12 Duck Breeds That Produce Yellow Ducklings

There is hardly any image cuter and more innocent than a fluffy, fuzzy and perfectly yellow duckling. Whether it’s sitting serenely in the palm of your hand or a troop of them is diligently following their mother to water, they are so adorable it’s hard to stand it.

ducklings and baby chicks sharing a brooder
ducklings and baby chicks sharing a brooder

What you might not know is that not all ducks start out as these sweet, yellow babies. Some ducklings start out brown or various other dark shades.

But if you are in love with yellow ducklings and look forward to the day that you hatch your own, keep reading because I’ll tell you about 12 duck breeds that always start out yellow or mostly so.


Arguably the most recognizeable duck breed on Earth, Mallards are an entirely common sight around lakes and rivers throughout the year.

One of the single most plentiful wild species found throughout North America, and one of the most common domesticated ducks, you should also know that most domestic breeds originate from Mallard stock.

Freshly hatched Mallard ducklings are mostly or partially yellow, typically along the flanks, neck, and much of the face but they also have a distinctive black streaking or eyeliner above each eye. The underside is almost always entirely yellow.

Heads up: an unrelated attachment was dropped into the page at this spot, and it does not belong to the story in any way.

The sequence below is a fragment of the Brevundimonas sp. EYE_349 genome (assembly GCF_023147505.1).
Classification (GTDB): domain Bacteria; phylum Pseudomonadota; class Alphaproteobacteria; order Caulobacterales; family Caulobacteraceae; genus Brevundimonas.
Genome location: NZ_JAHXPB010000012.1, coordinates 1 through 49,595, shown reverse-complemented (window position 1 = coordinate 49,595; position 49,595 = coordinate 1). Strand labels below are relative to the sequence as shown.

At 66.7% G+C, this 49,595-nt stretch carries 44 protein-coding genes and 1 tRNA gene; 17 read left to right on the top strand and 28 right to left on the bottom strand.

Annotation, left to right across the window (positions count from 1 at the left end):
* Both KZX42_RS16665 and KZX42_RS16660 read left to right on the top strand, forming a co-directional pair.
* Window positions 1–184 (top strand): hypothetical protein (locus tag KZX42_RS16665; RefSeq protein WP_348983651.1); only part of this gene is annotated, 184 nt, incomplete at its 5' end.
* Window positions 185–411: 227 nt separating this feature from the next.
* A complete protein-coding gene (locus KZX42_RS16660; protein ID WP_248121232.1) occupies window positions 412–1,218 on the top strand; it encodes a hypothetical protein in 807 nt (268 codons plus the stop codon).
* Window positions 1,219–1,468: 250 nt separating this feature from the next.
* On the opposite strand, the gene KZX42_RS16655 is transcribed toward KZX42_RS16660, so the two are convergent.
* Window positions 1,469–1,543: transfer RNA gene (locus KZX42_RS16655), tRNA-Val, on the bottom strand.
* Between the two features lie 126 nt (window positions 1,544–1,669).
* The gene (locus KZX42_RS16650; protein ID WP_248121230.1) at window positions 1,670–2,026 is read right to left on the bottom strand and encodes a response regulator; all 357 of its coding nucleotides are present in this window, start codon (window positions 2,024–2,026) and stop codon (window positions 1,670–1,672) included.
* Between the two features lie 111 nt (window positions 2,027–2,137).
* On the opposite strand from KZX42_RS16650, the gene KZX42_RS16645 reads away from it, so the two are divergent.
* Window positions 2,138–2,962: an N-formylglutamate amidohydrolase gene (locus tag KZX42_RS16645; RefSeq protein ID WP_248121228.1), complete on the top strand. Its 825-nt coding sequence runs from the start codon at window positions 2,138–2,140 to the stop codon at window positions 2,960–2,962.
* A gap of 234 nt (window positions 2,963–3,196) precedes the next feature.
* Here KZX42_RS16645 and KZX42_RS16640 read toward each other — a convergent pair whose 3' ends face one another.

But Mallards don’t stay yellow, of course, and they will darken significantly once they enter their juvenile phase and begin to grow their adult feathers.


If you want a tiny pet duck, you can hardly do better than the Call. Call Ducks were originally used as living decoys to lure in wild ducks for hunters to shoot.

Those days are pretty much over everywhere, thankfully, and today they’re kept as pets alone or else as exhibition animals for poultry shows and competitions.

I know, they are as cute as they can be being so tiny and white, but I warn you that these are the noisiest ducks that have ever lived, and they call and cackle at all hours of the day and night!

Calls tend to be pure white over the entirety of their body, and like other white breeds we’ve already looked at, this means that the ducklings are born pure yellow.

two chocolate Muscovy ducklings
two chocolate Muscovy ducklings


Muscovies are noteworthy for several reasons. For starters, they are taxonomically closer to geese than true ducks, but they’ve been domesticated for so long and identified as ducks no one seems keen to put them back in the right category.

These big, strong birds have many color variations, and accordingly, their ducklings come in many different colors.

Yet two of the most common are yellow, brown, or a mix of the two, and the ducklings can also have different colored beaks, ranging from darker colors like black and brown to gray, orange, or even a salmon color. Also note that Muscovy ducklings lack the red, fleshy caruncles that adults have.

two Rouen ducklings
two Rouen ducklings


The Rouen is another dignified domestic duck that is raised for its superb, rich meat and also as a show bird owing to their large size, graceful build, and beautiful feathers.

They’re even kept for their eggs, and though satisfactory for a family or smaller operation they don’t really keep pace with the more productive breeds like Khaki Campbells.

Rouens are notable for looking very much like typical Mallards, only they are three to four times the size of a domestic or wild Mallard.